Amazon Studios’ Salke also said negotiations with Peter Jackson were ongoing, with no decision made yet regarding his potential involvement.

Not a ranger’s tale

Contrary to a widely circulated, May 2018 report indicating the first season of the series will follow a young Aragorn (the character portrayed by Viggo Mortensen in The Lord of the Rings trilogy), Amazon’s series will, in fact, be set thousands of years earlier in the history of Middle-earth.

That early report was initially challenged when Amazon released a map of Middle-earth at the time when the series is set. The map revealed several landmarks in Tolkien’s fictional universe that seemed to indicate the show’s timeline would begin hundreds of years before Aragorn was even born.

The landmarks and their relationship to the likely timeline for the series were explained in a thread on Twitter posted by user Tolkienthot.

According to Tolkienthot:

SO BARAD-DÛR

UNLESS MY MEMORY FAILS ME, IT WAS BUILT APPROX. 2000 YEARS (OR CLOSE) INTO THE SECOND AGE. HOWEVER:
It was destroyed after Sauron’s defeat by The Last Alliance of Men and rebuilt thousands of years later when Sauron returned.

Minas Anor didn’t become MINAS TIRITH until AFTER Osgiliath and Ithil were lost by Gondor. I’m beginning to become quite confident that show most definitely isn’t about Young Aragorn.

This is WAY before he was born. Give or take 931 years.

That assessment was then confirmed by Amazon with a post on Twitter indicating that the show will be set during the Second Age of Middle-earth — a period of several thousand years that encompassed the rise of the villain Sauron and the creation of the One Ring. (For reference, Aragorn was born several thousand years into the period known as the Third Age of Middle-earth, which encompassed the events of both The Hobbit and the Lord of the Rings films.)

Middle-earth, revisited

In February 2019, Amazon released an interactive map of Middle-earth featuring the lands that will be featured in the upcoming live-action series.

The map was revealed via a pair of posts on Twitter, with the first introduced with a passage from the original saga reading, “Three Rings for the Elven-kings under the sky …” A follow-up post offered a link to the interactive map, which lets users zoom in and out on various locations throughout Middle-earth.

A second map was released in March 2019, offering a few more details about the landscape at the time of the series.

Another interactive map was released a day later, and this one was accompanied by official confirmation of the series’ setting in The Second Age of Middle-earth.

Wait, how much money?

Several months after Amazon’s acquisition of the rights to The Lord of the Rings series, more details of the deal emerged, with The Hollywood Reporter indicating that the series has a five-season commitment and a budget that will collectively amount to more than $1 billion. That massive sum — one of the largest budgets any series has ever been granted from the start — doesn’t include the spinoff series that’s also expected to come out of the primary show.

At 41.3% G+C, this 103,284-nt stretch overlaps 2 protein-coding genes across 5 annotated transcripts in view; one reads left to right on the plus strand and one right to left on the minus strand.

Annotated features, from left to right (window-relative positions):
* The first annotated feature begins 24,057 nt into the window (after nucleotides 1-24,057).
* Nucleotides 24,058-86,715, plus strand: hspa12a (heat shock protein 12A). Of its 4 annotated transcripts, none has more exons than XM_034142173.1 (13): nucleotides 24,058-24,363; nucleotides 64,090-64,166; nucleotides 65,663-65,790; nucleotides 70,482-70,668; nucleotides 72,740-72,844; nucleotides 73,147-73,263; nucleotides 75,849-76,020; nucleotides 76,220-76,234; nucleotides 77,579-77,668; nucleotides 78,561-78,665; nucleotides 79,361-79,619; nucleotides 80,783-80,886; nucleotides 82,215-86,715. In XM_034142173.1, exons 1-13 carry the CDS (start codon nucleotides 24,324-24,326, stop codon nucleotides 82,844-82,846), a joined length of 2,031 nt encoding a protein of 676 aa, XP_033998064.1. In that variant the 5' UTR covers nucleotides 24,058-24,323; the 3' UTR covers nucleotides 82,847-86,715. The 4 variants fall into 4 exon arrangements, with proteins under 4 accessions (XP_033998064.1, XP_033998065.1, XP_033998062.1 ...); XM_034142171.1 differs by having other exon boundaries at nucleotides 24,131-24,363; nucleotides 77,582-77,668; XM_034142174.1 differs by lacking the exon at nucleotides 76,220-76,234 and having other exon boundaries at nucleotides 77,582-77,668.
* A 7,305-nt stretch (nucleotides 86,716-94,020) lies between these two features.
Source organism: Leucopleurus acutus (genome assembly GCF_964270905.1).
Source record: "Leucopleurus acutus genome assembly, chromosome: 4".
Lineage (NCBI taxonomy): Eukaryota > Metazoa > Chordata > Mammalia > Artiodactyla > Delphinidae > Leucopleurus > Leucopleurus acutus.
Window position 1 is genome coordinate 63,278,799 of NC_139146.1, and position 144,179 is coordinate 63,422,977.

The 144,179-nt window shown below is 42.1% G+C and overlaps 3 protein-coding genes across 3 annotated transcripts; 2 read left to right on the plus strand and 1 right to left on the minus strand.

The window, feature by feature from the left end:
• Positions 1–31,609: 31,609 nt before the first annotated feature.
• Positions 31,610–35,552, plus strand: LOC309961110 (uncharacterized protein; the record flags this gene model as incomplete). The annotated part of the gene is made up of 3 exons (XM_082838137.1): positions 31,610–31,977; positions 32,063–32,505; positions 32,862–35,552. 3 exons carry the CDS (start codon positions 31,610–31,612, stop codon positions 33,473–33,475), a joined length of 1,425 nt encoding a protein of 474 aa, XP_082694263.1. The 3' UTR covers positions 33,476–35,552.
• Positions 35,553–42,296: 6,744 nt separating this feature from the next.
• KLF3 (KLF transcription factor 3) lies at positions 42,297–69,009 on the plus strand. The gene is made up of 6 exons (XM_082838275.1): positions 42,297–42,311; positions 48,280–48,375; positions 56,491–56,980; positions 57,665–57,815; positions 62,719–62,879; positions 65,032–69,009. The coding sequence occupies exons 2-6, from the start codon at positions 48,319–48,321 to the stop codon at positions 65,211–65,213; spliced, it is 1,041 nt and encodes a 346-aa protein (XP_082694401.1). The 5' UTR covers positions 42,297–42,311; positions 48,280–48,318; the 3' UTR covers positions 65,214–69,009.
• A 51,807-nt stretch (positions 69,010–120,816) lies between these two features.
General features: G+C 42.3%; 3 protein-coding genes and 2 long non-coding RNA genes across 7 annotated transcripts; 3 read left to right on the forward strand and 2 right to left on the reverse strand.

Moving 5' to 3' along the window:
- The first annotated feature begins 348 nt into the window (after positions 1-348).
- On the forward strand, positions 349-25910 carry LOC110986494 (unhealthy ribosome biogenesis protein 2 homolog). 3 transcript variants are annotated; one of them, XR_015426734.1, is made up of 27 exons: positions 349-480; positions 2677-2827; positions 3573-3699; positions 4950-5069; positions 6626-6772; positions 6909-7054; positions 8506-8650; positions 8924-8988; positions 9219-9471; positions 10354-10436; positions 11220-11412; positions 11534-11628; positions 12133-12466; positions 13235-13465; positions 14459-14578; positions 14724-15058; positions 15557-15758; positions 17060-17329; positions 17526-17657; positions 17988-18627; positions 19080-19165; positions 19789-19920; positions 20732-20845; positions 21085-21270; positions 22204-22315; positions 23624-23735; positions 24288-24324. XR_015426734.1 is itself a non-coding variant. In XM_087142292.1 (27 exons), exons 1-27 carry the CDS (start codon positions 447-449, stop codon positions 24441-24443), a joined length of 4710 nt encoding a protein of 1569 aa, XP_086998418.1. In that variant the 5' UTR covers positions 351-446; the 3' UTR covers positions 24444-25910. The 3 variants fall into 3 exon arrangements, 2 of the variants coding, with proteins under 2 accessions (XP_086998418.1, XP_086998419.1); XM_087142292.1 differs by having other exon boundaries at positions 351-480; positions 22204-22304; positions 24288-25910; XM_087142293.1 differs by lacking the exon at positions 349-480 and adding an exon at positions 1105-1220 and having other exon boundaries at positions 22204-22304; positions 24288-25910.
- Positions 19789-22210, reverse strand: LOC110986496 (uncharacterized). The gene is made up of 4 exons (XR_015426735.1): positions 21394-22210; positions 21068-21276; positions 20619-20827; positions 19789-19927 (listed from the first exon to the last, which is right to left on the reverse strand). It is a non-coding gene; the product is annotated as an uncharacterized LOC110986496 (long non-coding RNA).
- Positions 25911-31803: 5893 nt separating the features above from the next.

The entire arrangement is contingent on the series beginning production within two years, so the project appears to be on a fast track.

The lord of the Rings amazon game studios massively multiplayer online game

Also mentioned among the reported details is the potential for “material from the films” to be used in the series, and the possibility that The Lord of the Rings and The Hobbit franchise director Jackson could also be involved in the show. According to the report, Jackson’s attorney, Peter Nelson, “helped start a dialogue between Jackson and Amazon” regarding the series. Whether Jackson gets involved is entirely up to him, the report claims.

The first reports regarding Amazon entering a bidding war for the rights to properties related to J.R.R. Tolkien’s The Lord of The Rings and Hobbit series emerged late in 2017, with CEO Jeff Bezos personally involved in those negotiations. According to Variety, Amazon had designs from the start on producing a multiseason television series based on the books, with Bezos hoping that the show can become the “next Game of Thrones” (in terms of ubiquity).

While it’s rare for a CEO to engage in such matters directly, Tolkien’s work is a particularly valuable property.

Lord of the Rings

The show will be produced by Amazon Studios in collaboration with the Tolkien Estate and Trust, HarperCollins, and New Line Cinema, and could be a major coup for Amazon, which has had success with original series like Transparent and The Man in The High Castle, but has yet to produce a “must-see” series like Game of Thrones or Netflix’s Stranger Things. The yet-to-be-named series will be an Amazon Prime exclusive.

From the start, there were some eye-popping numbers involved in the deal. The rights payments alone for the property are reportedly in the $200 to $250 million range. According to the report, that payment had to be made sight unseen before a single line had been written or actor had been cast.